Belfast Telegraph

Home News World

Maltese PM to resign amid protests over reporter’s death

Joseph Muscat made the announcement on TV after thousands of people protested outside a courthouse in Valletta, demanding he step down.

People stage a protest in Valletta, Malta (AP)
People stage a protest in Valletta, Malta (AP)

By Stephen Calleja, Associated Press

Maltese Prime Minister Joseph Muscat has said he will resign in January following pressure from citizens for the truth about the 2017 car bombing that killed a journalist.

In a televised message, Mr Muscat said he has informed Malta’s president that he will quit as leader of the governing Labour Party on January 12.

He said “in the days after I will resign as prime minister”.

bpanews_f8983ea5-de77-451f-8d15-7aee58bd952b_embedded248461902
Maltese Prime Minister Joseph Muscat (Jonathan Borg/AP)

Hours earlier, thousands of Maltese protested outside a courthouse in the capital, Valletta, demanding he step down.

“As prime minister, I promised two years ago that justice would be done in the case of the murder of Daphne Caruana Galizia,” Mr Muscat said, beginning his speech, adding “today I am here to tell you that I kept my word”.

Mr Muscat noted that in addition to three people arrested soon after the bombing for carrying out the actual attack, now there is “someone accused of being the principal person behind this killing”.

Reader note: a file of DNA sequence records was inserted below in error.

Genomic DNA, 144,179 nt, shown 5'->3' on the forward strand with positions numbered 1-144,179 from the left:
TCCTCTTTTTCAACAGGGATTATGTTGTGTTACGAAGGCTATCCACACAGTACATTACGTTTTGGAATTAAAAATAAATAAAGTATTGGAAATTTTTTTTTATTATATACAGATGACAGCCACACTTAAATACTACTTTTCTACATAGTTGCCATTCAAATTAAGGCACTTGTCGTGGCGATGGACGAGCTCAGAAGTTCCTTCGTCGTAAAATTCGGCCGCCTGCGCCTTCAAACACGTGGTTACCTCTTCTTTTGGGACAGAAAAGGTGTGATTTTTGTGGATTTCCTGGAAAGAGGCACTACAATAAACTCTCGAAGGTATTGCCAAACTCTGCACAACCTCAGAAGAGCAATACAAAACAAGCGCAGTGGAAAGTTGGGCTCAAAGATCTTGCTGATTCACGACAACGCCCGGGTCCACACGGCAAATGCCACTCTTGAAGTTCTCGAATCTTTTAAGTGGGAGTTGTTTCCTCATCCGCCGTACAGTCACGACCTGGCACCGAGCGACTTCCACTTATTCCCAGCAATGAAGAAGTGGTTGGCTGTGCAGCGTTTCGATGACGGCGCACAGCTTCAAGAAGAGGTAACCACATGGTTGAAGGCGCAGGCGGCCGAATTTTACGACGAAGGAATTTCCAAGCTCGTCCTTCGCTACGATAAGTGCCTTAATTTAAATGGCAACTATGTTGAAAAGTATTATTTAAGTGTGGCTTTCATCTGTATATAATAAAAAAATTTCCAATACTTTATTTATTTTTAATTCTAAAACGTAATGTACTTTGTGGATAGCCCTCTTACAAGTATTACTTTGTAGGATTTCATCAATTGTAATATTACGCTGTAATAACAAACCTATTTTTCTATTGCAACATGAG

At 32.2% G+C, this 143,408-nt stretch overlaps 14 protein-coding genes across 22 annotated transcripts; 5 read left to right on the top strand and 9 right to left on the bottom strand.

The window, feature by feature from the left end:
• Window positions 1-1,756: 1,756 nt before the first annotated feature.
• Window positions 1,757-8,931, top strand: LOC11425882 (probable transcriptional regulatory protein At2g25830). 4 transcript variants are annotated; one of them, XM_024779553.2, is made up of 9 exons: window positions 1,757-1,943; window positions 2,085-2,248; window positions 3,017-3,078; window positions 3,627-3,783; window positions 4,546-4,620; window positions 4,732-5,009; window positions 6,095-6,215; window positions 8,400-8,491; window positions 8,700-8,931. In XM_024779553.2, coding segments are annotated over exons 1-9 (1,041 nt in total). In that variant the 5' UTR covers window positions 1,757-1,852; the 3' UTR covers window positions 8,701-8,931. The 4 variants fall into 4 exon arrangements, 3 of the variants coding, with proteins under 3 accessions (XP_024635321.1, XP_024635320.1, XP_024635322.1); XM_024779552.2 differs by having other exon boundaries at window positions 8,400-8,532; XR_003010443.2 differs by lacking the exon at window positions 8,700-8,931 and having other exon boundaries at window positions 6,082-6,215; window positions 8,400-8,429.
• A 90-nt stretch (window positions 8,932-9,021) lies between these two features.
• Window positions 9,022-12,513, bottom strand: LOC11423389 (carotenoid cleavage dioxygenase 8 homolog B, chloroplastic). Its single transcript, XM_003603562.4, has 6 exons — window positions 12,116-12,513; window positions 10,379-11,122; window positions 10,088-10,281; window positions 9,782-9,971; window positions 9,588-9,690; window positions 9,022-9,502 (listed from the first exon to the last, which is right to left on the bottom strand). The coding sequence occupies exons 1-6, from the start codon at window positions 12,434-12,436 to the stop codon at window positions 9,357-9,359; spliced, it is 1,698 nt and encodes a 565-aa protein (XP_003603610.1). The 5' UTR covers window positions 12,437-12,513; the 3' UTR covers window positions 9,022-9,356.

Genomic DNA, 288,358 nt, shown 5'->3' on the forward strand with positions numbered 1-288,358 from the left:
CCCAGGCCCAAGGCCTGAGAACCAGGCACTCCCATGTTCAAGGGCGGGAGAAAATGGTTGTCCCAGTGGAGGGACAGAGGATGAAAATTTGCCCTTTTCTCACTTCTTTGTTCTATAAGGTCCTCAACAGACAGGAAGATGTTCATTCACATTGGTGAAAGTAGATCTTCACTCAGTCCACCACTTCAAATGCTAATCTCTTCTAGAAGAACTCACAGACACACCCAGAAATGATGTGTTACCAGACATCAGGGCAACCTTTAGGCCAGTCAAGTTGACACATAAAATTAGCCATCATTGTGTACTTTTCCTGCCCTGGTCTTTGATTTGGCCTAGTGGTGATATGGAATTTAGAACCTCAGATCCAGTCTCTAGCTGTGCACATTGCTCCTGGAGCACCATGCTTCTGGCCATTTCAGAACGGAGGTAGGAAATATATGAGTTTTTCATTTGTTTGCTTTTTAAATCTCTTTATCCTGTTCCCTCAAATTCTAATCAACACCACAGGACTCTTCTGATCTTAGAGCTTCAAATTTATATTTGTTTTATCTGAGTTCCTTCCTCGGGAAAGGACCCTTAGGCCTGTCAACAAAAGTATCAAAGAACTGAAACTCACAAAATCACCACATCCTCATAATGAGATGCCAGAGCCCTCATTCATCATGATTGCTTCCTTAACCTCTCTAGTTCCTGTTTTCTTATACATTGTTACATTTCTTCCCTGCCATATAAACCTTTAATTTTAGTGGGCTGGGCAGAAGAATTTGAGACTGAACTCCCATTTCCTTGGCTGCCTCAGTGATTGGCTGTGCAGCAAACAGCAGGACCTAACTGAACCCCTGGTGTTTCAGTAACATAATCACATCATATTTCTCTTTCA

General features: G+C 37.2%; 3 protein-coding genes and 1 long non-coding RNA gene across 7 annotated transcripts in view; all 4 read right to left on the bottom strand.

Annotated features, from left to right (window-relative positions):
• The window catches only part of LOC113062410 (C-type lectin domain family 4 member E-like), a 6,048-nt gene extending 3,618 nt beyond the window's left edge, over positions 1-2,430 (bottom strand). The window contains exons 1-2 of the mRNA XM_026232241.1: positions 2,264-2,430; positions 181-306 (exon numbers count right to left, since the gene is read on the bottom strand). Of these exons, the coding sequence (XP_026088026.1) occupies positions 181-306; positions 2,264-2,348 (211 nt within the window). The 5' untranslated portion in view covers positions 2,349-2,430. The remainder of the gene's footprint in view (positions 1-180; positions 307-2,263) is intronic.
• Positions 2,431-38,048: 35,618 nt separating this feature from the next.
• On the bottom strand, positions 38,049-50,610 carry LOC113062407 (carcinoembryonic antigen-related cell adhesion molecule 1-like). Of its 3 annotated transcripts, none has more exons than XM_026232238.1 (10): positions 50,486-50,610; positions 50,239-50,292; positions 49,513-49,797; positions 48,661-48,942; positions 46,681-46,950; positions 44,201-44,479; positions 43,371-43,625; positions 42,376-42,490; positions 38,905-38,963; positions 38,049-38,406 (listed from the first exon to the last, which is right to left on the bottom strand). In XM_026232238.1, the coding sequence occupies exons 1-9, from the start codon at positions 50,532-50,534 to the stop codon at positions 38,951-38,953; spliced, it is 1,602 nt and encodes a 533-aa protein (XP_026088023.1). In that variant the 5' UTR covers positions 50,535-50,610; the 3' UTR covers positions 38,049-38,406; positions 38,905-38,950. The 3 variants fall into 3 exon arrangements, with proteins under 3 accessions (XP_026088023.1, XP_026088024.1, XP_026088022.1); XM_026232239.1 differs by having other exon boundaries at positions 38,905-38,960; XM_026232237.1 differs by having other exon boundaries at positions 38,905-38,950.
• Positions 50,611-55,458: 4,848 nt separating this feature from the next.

He was referring to prominent Maltese businessman Yorgen Fenech, who appeared in Valletta’s courthouse on Saturday on charges of complicity in the murder and of allegedly organising and financing the bombing.  He entered pleas of innocence.

bpanews_f8983ea5-de77-451f-8d15-7aee58bd952b_embedded248726497
Protesters in Valletta (AP)

Mr Muscat’s former chief of staff Keith Schembri has also been linked to the killing.

He was among Government members targeted by Ms Caruana Galizia’s investigative reporting.

Mr Schembri, who resigned last week, was arrested in the probe but later released. He denies wrongdoing

Labour has a comfortable majority in Parliament, indicating a new party leader could become premier without the need for a national election.

PA

Popular

From Belfast Telegraph